All Forums > Hardball Dynasty Baseball > Hardball Dynasty > Amateur Draft Signability
9/3/2013 12:12 PM
I have about $1mm left to sign at this point assuming no trades can be worked out. So I'm not sure if I'll be able to sign him. Is he definitely going to ask for more money or go back to college? Are those the only two outcomes at this point?

I'd prefer to sign the prospect since he appears to be a stud, rather than get a comp pick.

Although if I can't sign him, I'd obviously prefer a comp pick to no comp pick.


9/3/2013 12:15 PM
Sometimes they sign for the original demands without an increase.  I see a lot with the "looking to be drafted in the first X rounds" guys.
9/3/2013 12:17 PM (edited)
Can you transfer any budget after you see his counter, to make up a shortfall?

(BTW, I guess you can always ask nicely in the trade chat if anyone wants to take a player/salary off your hands so you can sign a prospect.  Someone did that in my world this past season.  I hated it because to me it's collusion, but the world let it slide, so whatever.)


9/3/2013 12:17 PM
Not without making trades, all I have left is $1.1mm in my transfer budget (After offering him his original demand plus 200k), and $300k in my payroll budget. 

Idk what his counter will be yet, since it has only been 2 real life days since I last heard from him. 
9/3/2013 12:17 PM
"Are you suggesting the natural response to a new owner having a contract offer rejected by a draft pick is to instead ask the forum what to do instead of offering the draft pick more money?"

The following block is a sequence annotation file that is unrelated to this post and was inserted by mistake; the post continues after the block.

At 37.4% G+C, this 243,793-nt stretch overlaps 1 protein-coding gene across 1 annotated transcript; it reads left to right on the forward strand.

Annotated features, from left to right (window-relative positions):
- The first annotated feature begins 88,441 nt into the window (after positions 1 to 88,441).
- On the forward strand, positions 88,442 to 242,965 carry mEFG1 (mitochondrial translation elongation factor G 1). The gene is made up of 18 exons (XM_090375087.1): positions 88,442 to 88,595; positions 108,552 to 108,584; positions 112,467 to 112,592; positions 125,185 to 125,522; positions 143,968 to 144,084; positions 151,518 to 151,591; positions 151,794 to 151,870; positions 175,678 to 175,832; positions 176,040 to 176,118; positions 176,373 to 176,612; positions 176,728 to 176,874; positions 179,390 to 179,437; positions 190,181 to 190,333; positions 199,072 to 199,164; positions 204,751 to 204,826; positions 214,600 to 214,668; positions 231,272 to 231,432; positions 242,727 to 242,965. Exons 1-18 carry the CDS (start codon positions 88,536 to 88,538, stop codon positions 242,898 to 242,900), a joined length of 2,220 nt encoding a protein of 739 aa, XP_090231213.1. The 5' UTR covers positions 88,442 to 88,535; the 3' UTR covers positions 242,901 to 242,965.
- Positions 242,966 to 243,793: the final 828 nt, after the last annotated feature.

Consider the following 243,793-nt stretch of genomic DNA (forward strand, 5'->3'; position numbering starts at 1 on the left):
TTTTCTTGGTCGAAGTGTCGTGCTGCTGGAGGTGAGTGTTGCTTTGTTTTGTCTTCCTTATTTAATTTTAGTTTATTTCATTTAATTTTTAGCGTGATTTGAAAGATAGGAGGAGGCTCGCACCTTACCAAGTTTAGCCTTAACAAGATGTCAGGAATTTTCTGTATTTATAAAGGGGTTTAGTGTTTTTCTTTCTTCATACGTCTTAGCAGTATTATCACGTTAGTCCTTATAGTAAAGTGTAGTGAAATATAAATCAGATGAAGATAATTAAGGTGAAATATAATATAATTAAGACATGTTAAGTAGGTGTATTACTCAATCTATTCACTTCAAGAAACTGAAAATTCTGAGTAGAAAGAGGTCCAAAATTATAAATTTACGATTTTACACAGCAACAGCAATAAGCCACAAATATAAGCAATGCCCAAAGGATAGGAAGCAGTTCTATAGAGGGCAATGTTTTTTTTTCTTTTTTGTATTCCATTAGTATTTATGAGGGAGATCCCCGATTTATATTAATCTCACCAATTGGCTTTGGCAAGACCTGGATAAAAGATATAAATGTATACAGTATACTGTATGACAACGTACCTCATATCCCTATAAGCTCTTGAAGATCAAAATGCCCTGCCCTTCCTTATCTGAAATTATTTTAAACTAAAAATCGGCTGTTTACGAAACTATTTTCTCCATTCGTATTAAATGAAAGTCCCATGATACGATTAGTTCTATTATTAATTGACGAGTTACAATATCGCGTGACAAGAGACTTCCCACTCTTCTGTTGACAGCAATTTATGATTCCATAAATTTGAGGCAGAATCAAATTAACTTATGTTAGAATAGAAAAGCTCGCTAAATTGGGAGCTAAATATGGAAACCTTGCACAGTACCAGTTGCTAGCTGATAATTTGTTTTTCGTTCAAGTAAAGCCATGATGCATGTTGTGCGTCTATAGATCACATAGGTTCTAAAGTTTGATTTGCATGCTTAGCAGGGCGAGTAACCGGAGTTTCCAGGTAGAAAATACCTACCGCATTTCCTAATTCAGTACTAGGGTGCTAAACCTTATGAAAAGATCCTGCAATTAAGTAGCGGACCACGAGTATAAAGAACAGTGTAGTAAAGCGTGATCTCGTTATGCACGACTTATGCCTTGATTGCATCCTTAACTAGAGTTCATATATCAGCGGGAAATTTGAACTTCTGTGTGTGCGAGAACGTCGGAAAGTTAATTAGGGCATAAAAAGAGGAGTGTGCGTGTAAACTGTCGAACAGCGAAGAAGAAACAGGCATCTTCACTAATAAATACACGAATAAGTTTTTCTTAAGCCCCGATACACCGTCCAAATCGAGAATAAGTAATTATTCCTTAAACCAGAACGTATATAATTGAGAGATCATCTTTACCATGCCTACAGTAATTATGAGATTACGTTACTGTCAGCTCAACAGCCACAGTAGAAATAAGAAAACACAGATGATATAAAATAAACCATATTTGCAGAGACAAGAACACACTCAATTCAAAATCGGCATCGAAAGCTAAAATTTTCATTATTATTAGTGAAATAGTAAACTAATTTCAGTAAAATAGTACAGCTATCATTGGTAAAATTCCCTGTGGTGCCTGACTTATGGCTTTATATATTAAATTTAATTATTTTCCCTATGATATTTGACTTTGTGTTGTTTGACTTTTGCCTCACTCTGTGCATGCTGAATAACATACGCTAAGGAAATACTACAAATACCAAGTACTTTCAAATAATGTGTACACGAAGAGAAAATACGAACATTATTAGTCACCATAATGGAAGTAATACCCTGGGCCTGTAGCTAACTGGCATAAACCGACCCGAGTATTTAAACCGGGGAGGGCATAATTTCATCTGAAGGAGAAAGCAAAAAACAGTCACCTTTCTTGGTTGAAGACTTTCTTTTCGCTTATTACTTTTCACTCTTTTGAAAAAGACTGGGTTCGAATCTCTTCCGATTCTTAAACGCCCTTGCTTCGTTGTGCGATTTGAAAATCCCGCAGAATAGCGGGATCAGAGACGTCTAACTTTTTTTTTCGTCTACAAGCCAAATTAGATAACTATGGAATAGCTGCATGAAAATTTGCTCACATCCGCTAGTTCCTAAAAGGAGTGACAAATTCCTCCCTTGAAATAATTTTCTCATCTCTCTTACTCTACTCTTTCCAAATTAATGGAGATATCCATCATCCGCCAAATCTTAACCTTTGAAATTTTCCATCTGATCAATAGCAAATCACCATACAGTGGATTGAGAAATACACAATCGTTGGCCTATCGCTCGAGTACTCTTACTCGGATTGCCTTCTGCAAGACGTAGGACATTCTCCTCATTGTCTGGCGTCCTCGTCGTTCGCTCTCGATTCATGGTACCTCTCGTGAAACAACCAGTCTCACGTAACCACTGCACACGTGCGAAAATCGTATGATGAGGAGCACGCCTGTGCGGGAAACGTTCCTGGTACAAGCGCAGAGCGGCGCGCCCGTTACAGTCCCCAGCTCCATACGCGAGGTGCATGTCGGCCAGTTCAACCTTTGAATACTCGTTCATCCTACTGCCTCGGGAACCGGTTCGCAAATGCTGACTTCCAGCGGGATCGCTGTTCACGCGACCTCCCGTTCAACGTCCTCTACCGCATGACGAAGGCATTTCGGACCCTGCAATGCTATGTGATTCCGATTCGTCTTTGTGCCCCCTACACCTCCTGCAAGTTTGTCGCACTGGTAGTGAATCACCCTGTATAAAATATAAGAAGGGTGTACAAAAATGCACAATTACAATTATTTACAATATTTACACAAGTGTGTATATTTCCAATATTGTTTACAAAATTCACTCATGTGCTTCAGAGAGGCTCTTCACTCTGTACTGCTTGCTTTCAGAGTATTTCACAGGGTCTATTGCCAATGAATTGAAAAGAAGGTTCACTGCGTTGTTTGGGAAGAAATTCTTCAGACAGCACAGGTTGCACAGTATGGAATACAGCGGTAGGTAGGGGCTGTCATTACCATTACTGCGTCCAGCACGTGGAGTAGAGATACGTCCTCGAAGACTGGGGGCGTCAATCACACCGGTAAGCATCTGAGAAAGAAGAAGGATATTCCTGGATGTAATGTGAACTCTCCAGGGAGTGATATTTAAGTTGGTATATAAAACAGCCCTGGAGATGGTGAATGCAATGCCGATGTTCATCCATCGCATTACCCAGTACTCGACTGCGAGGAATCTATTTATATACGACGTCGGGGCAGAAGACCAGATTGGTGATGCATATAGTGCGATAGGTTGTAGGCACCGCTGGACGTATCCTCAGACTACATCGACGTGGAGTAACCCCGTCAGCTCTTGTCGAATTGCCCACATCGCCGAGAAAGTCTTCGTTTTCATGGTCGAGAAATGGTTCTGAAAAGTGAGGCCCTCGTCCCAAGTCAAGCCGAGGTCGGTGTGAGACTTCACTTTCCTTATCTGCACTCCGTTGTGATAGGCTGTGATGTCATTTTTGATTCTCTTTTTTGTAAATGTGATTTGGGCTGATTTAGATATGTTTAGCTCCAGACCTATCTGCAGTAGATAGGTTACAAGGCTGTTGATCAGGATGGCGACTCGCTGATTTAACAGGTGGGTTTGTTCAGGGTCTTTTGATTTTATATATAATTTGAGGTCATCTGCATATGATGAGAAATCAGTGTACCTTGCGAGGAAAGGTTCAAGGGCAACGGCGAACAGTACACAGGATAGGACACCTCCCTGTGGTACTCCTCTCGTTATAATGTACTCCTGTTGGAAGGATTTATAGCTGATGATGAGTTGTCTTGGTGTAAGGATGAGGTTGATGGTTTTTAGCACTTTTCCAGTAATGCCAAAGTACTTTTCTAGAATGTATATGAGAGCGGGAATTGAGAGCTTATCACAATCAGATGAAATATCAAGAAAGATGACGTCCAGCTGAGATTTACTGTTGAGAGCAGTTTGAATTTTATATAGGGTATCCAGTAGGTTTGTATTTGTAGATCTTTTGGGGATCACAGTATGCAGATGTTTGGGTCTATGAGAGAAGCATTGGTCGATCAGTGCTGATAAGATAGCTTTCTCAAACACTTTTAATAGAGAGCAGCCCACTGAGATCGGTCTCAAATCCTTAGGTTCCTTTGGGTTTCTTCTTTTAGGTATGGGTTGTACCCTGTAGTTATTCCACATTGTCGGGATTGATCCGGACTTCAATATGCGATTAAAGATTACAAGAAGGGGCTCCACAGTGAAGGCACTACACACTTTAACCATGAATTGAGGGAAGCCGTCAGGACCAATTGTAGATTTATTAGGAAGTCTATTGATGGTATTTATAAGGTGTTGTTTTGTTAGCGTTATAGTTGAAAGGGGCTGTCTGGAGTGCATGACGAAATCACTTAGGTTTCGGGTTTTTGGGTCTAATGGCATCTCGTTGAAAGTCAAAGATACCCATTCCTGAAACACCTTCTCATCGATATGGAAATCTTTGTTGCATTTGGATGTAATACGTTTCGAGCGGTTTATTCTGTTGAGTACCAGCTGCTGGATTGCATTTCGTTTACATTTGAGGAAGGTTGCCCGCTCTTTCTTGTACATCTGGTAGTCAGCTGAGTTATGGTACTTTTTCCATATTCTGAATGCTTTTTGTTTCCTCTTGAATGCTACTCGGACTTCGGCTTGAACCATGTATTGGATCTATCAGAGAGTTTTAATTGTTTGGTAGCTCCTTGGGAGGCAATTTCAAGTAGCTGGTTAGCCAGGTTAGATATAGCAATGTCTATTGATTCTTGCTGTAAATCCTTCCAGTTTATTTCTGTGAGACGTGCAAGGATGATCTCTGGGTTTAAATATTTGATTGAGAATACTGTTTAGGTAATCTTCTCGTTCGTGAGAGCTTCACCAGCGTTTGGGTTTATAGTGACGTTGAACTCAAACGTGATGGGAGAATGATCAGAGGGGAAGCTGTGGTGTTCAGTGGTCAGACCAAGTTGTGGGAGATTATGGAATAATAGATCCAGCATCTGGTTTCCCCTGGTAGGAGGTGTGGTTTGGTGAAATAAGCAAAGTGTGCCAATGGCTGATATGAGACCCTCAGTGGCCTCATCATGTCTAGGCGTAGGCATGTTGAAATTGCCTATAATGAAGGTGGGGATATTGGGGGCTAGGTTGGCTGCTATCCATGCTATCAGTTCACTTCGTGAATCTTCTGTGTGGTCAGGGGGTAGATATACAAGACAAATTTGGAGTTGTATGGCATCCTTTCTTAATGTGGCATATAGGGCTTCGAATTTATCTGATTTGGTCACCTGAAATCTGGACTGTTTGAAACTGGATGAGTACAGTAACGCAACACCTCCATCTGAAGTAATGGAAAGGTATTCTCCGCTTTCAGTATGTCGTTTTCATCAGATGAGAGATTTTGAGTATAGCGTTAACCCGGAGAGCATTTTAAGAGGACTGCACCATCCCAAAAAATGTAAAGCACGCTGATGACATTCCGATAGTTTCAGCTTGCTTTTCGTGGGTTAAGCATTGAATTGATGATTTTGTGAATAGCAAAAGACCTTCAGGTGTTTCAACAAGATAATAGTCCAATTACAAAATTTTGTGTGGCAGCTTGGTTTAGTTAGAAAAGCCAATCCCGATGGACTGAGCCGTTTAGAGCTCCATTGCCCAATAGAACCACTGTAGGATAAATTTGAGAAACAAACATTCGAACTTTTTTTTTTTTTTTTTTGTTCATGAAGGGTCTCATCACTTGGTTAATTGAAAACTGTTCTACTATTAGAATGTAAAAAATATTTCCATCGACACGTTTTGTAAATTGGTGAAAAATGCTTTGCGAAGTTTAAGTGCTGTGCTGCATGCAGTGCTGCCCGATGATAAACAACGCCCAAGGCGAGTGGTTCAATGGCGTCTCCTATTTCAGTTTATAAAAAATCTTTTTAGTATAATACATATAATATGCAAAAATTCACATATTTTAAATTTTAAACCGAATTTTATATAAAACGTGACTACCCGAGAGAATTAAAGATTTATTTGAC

This is the disconnect right here - your offer wasn't rejected, and no one ever told you it was.  All the responses in the situation you describe are to the effect of "we like the offer, we just have to decide whether to play baseball or not, we'll be in touch."
9/3/2013 12:19 PM
Posted by AlCheez on 9/3/2013 12:17:00 PM (view original):
"Are you suggesting the natural response to a new owner having a contract offer rejected by a draft pick is to instead ask the forum what to do instead of offering the draft pick more money?"

This is the disconnect right here - your offer wasn't rejected, and no one ever told you it was.  All the responses in the situation you describe are to the effect of "we like the offer, we just have to decide whether to play baseball or not, we'll be in touch."
The symbol next his to the first contract negotiations was the empty spyglass, the same icon that is used when you make an offer to a coach or FA/IFA that is short of their expectations. This is why I thought his response was the equivalent to="give me money". 

It was only after that I got the 2nd empty spyglass that I asked the forum what it meant. Since then I have not disputed anyone who has said that his response didn't mean he rejected me.
9/3/2013 12:23 PM
But coaches flat out tell you "give me more money."

I agree this should be changed - it's undoubtedly not intentional, but just a combination of the fact that offering a new contract withdraws the existing offer and the system checks to see if you ever withdrew the offer before awarding a compensatory pick.  And there's a good reason for the second part, it's just that they should figure out how to not have a new offer count as a "real" withdrawal.

But Mike's point is good advice - if you're not sure, ask.



9/3/2013 12:23 PM
Look, wide range of predicted outcomes here... the first time I ever got one of these, I did the same thing, threw a second offer at him before I asked someone.  Then I asked someone who told me, "Don't bother."